As difficult as Region 8-AAAAA has been over the last two-year cycle, the nature of the beast in no way seems to be calming down with the latest edition with one new playoff team and reinvigorated opponents under new management, or in one case, returning management.

With Scott Wilkins returning to Cedar Shoals after a six-year absence, John Starr gets to reenter a former adversarial relationship with his one-time nemesis.

The pair first met competitively in the 1995 Class-AAA state championship game while Starr was the coach of Josey High School’s Eagles and Wilkins was in just his second season during his first stint at Cedar Shoals.

“I am excited about that one,” Starr admitted, while maintaining some hesitancy. “They’re two totally different teams.

“Scott and I have been buddies a long time, and that was a special year. I don’t expect anything close to that, but I am looking forward to him getting back in there. He’s a great guy, he’s a super guy, and I am excited about that game.”

Wilkins’ return to Cedar Shoals is just one of the many changes to alter the landscape of Region 8-AAAAA football, along with Lanier joining the flock and new coaches coming to Loganville, Winder-Barrow and Heritage. 

Along with five new coaches, despite most of them having some prior connection to the region, one of the most dominant players to ever come through Georgia high school football is no longer a threat.

Even in the moderately modified landscape of Region 8-AAAAA in 2014, Starr believes that things will continue to play out much the same as they have before.

“Regardless of whether Deshaun [Watson] is there or not, Gainesville is a good football team,” Starr said. “We’re expecting them to be very good.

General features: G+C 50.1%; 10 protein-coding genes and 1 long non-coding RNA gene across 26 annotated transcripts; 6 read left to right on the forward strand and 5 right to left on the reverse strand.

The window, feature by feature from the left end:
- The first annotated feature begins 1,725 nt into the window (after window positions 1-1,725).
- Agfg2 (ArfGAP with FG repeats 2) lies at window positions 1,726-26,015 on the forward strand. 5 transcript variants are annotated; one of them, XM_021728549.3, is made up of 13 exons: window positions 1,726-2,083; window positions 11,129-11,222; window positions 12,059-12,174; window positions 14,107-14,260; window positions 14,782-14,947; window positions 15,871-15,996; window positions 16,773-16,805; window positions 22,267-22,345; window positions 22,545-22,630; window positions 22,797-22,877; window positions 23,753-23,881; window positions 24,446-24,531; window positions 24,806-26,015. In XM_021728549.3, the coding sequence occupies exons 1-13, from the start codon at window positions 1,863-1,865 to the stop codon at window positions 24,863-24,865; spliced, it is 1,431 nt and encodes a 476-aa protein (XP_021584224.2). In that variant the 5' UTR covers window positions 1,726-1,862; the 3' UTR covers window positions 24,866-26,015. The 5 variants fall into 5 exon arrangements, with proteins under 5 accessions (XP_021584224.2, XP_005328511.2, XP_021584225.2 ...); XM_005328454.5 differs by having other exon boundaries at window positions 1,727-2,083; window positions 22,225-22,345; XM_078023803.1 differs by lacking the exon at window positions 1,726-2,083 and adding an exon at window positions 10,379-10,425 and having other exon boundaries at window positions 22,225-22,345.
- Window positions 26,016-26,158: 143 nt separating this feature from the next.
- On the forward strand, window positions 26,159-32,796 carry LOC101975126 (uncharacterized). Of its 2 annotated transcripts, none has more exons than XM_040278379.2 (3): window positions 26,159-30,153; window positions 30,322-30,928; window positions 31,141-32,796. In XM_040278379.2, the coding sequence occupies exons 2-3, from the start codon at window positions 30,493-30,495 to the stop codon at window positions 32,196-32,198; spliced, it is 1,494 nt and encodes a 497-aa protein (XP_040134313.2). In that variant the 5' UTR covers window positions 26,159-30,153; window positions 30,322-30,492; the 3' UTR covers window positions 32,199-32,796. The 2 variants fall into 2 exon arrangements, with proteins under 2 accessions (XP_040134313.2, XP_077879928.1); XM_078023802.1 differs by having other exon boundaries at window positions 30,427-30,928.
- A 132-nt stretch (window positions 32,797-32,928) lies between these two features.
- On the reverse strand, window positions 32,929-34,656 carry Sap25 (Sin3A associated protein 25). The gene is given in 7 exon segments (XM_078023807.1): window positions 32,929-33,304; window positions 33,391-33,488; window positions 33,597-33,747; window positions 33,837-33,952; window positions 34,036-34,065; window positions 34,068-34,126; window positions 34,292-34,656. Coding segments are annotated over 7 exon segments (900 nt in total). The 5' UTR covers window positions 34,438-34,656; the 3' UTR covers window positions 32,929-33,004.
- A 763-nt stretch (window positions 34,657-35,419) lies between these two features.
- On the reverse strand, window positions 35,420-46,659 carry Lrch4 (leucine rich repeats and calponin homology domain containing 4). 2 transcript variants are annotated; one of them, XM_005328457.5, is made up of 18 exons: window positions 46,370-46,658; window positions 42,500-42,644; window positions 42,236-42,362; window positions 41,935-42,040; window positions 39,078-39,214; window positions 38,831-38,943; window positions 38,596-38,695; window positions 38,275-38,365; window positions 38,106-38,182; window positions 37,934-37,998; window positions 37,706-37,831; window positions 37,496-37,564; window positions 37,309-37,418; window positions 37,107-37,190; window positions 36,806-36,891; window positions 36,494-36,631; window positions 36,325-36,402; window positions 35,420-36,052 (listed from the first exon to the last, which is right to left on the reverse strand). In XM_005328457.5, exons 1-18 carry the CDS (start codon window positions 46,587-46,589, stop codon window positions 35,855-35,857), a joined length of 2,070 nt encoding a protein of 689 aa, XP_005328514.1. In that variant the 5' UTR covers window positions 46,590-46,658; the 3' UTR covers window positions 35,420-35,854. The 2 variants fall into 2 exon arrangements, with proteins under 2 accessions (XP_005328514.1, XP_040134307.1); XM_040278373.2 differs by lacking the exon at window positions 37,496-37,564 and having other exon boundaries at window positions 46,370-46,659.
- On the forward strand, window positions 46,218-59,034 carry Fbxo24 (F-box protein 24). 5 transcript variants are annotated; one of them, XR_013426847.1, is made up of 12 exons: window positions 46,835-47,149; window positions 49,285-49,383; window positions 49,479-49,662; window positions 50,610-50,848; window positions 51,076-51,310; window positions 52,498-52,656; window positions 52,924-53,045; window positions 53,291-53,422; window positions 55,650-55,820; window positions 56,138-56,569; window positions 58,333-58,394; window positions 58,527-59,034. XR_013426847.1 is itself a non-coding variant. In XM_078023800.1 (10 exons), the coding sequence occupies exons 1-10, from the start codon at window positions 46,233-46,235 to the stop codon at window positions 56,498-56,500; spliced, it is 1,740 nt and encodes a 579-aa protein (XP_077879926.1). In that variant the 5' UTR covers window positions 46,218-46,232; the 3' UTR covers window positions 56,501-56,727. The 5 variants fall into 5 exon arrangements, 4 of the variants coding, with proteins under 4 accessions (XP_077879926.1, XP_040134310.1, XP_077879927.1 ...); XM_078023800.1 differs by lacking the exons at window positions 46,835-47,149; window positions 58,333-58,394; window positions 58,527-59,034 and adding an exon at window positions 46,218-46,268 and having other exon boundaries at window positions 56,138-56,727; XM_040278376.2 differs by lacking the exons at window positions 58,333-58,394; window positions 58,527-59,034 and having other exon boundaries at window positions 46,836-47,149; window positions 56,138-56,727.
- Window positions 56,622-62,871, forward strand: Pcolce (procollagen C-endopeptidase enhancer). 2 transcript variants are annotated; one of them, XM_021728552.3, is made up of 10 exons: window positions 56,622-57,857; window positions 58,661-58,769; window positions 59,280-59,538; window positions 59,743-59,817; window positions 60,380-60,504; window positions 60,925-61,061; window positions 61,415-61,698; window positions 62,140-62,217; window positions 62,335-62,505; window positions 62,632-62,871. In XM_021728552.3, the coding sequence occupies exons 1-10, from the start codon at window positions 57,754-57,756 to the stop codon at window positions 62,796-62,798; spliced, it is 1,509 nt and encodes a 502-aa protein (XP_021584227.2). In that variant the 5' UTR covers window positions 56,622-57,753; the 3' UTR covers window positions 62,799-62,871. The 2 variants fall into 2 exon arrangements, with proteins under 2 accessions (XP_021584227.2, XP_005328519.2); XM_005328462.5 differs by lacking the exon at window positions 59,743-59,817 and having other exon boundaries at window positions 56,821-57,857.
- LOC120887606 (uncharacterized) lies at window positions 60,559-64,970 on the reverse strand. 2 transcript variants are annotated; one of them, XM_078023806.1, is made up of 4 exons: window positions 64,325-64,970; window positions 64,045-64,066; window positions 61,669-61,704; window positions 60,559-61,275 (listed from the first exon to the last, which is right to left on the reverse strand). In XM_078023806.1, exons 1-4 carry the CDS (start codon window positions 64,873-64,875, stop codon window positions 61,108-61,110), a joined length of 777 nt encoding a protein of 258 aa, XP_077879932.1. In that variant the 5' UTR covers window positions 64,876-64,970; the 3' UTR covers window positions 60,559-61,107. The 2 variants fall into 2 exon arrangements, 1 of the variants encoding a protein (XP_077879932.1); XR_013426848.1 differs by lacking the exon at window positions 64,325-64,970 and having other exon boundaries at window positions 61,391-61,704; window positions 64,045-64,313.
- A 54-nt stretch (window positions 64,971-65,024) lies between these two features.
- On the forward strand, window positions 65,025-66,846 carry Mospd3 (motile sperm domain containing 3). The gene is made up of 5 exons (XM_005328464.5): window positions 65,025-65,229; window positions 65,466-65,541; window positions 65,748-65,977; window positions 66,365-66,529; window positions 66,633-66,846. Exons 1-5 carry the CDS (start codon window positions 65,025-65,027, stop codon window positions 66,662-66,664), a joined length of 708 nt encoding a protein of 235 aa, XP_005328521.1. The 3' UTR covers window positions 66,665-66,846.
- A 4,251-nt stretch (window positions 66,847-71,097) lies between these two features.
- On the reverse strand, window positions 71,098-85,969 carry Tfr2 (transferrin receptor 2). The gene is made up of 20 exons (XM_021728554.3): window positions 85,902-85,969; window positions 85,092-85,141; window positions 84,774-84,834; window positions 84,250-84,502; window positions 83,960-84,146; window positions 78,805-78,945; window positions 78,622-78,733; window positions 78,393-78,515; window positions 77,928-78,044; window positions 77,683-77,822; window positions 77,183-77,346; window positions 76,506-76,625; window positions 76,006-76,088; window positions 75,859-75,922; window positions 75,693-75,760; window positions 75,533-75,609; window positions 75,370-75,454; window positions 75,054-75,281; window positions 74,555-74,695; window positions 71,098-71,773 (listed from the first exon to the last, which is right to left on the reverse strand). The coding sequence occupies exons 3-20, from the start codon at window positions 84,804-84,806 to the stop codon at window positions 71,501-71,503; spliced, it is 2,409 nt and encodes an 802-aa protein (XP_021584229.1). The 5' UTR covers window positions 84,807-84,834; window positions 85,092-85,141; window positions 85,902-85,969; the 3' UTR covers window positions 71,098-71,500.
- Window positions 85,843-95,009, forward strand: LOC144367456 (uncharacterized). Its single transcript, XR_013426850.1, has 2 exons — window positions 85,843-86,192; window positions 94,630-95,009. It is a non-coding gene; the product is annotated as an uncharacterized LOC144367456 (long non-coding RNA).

“Obviously, I think everybody knows about Lanier being very good. I expect Cedar Shoals to be good. Honestly, kind of like always, there’s going to be a couple of really good teams at the top and then there will be a lot of good teams fighting for those other spots,” Starr noted.

As difficult as Region 8-AAAAA can be on teams, that leaves little time for teams to focus on rivalries and once-a-year games like the Conyers conquest between Heritage and Salem.

“We do look forward to playing Heritage every year, but having to play as many region games as we do, they all become significant…and all become big games. I look at Heritage and know it’s going to be exciting because a lot of the kids knew each other and play park ball with each other and want to do their best against each other, but we’ve had exciting games with everybody,” Starr explains. “The Winder-Barrow game last year was an unbelievable game. We’ve had a couple nail-biters with them the last couple years. 

“All of our games throughout the schedule are just fun games.”

That schedule will feature five playoff teams from 2013 and it will find Salem in a potentially vulnerable situation coming off of a meager 3-7 season. In order to succeed, Coach Starr has his list of priorities worked out to a precious few. 

“We need to stay healthy,” Starr led with. “Injuries have really been one of our biggest concerns. We need to be able to stay healthy, and that’s something that we haven’t done in the last couple of years.”

As one of the smallest schools in Class-AAAAA, Salem can hardly afford to lose anyone to an injury as they already face a paucity of depth. Once they get everyone healthy and keep them healthy, Starr hopes that the key to success boils down to two simple elements.

“We hope to be able to run the football, but we also hope to stop other people running the football,” Starr also noted. “The key for us is being able to run it and stop the run, and if we can do those things, I think we’ll be okay.”

Salem will start their season with a non-region contest against Rockdale County on Aug. 29 before opening region play by hosting cross-town rival Heritage on Sep. 5. Both Barrow County teams will visit Conyers to see Salem this season, with Apalachee making the trek on Sep. 12 for the third game of the season and Winder-Barrow making their visit to Rockdale County on Sep. 26. 

Both Winder-Barrow and Apalachee suffered losses against Salem last season, with the Doggs taking a 60-37, mistake-riddled beating, and Apalachee struggling through a 27-7 defeat.

Although the two region wins for Salem last season were nice, Starr hopes and believes that the 2014 edition of the Seminoles will fare better all throughout the region.

“We’ve got a good group of kids and they work hard, and we’re just going to keep doing what we do.”